Into the White
The Renaissance Arctic and the End of the Image
Distributed for Zone Books
How the far North offered a different kind of terra incognita for the Renaissance imagination.
European narratives of the Atlantic New World tell stories of people and things: strange flora, wondrous animals, sun-drenched populations for Europeans to mythologize or exploit. Yet, as Christopher Heuer explains, between 1500 and 1700, one region upended all of these conventions in travel writing, science, and, most unexpectedly, art: the Arctic. Icy, unpopulated, visually and temporally “abstract,” the far North—a different kind of terra incognita for the Renaissance imagination—offered more than new stuff to be mapped, plundered, or even seen. Neither a continent, an ocean, nor a meteorological circumstance, the Arctic forced visitors from England, the Netherlands, Germany, and Italy, to grapple with what we would now call a “non-site,” spurring dozens of previously unknown works, objects, and texts—and this all in an intellectual and political milieu crackling with Reformation debates over art's very legitimacy.
In Into the White, Heuer uses five case studies to probe how the early modern Arctic (as site, myth, and ecology) affected contemporary debates over perception and matter, representation, discovery, and the time of the earth—long before the nineteenth century Romanticized the polar landscape. In the far North, he argues, the Renaissance exotic became something far stranger than the marvelous or the curious, something darkly material and impossible to be mastered, something beyond the idea of image itself.
Hardcover$32.95 T | £26.00 ISBN: 9781942130147 256 pp. | 6 in x 9 in 69 b&w illus.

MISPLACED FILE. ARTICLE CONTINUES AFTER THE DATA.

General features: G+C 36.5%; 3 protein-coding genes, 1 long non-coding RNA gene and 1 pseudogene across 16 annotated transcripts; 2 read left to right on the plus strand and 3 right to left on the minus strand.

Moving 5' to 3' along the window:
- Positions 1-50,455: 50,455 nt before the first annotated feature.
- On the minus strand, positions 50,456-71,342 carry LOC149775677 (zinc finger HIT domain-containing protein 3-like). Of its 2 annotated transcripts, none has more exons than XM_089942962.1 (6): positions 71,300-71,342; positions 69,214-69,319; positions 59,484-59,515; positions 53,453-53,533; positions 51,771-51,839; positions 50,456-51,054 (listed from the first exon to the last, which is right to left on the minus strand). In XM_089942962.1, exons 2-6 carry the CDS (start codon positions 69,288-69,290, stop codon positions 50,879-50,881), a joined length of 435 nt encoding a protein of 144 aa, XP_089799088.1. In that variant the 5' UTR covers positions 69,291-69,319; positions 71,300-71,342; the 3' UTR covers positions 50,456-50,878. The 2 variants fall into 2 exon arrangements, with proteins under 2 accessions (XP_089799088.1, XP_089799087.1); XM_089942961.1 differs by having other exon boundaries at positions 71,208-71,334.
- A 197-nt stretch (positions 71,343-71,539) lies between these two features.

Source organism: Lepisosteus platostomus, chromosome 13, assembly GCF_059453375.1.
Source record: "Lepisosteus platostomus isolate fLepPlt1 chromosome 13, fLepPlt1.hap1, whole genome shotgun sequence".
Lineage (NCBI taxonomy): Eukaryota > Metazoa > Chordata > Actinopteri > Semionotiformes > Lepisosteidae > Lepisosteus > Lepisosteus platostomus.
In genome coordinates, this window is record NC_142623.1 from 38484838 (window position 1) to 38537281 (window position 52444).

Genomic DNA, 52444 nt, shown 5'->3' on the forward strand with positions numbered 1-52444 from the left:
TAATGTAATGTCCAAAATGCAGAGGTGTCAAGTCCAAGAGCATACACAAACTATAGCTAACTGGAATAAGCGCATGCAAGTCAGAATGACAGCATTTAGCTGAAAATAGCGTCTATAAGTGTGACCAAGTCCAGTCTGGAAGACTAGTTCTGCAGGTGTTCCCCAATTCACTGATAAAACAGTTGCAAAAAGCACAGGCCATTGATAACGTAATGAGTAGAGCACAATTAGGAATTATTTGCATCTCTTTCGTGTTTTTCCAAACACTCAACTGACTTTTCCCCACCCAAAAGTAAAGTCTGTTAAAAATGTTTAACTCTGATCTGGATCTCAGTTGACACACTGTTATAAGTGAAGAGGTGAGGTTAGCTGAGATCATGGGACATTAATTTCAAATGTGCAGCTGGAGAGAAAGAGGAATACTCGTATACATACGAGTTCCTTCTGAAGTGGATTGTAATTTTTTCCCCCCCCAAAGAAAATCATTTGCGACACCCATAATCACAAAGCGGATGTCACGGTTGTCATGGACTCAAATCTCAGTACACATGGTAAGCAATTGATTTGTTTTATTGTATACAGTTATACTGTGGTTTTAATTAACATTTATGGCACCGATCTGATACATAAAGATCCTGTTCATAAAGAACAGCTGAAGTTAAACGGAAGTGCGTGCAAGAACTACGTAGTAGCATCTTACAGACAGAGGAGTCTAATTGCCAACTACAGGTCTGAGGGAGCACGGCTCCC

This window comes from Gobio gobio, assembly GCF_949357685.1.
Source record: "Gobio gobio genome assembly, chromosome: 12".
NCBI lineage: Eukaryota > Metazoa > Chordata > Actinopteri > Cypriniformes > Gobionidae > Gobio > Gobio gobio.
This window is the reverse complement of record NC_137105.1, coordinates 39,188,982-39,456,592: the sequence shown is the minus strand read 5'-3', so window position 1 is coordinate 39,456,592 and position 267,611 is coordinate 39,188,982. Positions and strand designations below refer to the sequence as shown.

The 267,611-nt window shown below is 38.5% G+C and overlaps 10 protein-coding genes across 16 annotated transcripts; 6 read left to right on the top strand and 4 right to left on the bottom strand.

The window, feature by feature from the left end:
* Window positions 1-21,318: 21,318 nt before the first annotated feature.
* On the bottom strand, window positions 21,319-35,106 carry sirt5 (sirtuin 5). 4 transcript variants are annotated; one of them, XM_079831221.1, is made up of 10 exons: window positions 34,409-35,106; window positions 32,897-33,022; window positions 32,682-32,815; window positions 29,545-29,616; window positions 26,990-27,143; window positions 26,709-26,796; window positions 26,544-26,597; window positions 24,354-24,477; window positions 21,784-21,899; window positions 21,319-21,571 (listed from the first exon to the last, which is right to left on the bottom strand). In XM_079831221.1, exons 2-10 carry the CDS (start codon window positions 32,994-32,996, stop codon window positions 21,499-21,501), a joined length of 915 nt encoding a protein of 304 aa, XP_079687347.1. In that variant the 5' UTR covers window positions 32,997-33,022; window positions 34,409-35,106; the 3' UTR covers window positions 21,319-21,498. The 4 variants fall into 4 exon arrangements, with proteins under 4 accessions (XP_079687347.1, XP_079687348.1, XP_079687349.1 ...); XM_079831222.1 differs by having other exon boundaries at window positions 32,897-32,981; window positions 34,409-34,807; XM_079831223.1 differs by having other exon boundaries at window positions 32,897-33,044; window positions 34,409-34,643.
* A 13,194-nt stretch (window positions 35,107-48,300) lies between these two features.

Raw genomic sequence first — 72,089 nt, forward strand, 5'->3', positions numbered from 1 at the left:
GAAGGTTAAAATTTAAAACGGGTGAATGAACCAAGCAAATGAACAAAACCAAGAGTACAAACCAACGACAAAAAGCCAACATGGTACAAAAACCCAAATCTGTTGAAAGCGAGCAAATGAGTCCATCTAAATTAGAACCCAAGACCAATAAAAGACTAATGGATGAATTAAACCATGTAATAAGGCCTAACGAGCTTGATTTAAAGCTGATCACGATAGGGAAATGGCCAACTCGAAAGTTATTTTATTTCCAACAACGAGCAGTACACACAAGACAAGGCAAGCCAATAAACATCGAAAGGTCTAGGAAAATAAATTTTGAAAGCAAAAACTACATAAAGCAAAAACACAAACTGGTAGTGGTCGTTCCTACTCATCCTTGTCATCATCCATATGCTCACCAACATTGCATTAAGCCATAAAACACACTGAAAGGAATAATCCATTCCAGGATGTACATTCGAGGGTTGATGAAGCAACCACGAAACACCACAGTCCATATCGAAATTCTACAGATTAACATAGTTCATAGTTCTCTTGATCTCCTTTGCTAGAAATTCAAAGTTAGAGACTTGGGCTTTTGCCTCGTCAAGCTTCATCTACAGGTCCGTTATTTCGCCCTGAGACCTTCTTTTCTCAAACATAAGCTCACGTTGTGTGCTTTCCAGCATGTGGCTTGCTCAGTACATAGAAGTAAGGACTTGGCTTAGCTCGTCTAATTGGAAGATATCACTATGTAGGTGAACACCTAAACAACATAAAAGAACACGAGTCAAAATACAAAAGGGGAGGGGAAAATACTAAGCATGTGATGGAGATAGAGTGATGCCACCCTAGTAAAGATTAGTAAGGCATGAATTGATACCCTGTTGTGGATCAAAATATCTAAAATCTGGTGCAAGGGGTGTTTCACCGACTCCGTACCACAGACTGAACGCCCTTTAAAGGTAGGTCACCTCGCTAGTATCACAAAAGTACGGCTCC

A rigorous and innovative study of sixteenth-century attitudes toward the arctic, Into the White is broadly and seamlessly interdisciplinary—treating religion, environmental history, print history, book history, art history navigational history, philosophy—but never subordinates the visual or treats images as mere illustrations of other concerns. Its dexterity with both sixteenth- and twentieth/twenty-first century art is remarkable. While deploying a rigorous attention to the material and historical specificity of the sixteenth century, it gets at the heart of the most urgent questions of spatial history and representation animating contemporary scholarship.
Jennifer L. Roberts
Elizabeth Cary Agassiz Professor of the Humanities, Harvard University
To the extent that the Renaissance moment of perspective and iconoclasm also saw the emergence of a global economy, Into the White is a critique of a capitalist poetics that is always in search of meaning, confident in its capacity to navigate a world in which nature is always available for representation and exploitation. The arctic, Heuer argues, rightly perceived, disrupts confidence in the flow of meaning and capital. Indeed it disrupts “right perceiving.” Anamorphosis is Heuer's brilliant path into an arctic that cannot be seen properly in relation to a perspectival humanist rationalism. The arctic is the landscape of otherness that western modernity never quite resolved into a landscape.
Professor of Art History, University of Minnesota
For early modern European explorers, the arctic presented both a physical and an epistemological challenge, as unseeable and ungraspable as the invisible God. Into the White elegantly captures how the arctic confounded vision, geographic knowledge, and humanistic verities. Moving fluently across time periods, and making a major contribution to conversations about globalism, art, and ecology, Heuer challenges the complacent understanding of “the global Renaissance” and generates new ways of thinking across disciplinary boundaries.
Rebecca E. Zorach
Mary Jane Crowe Professor in Art and Art History, Northwestern University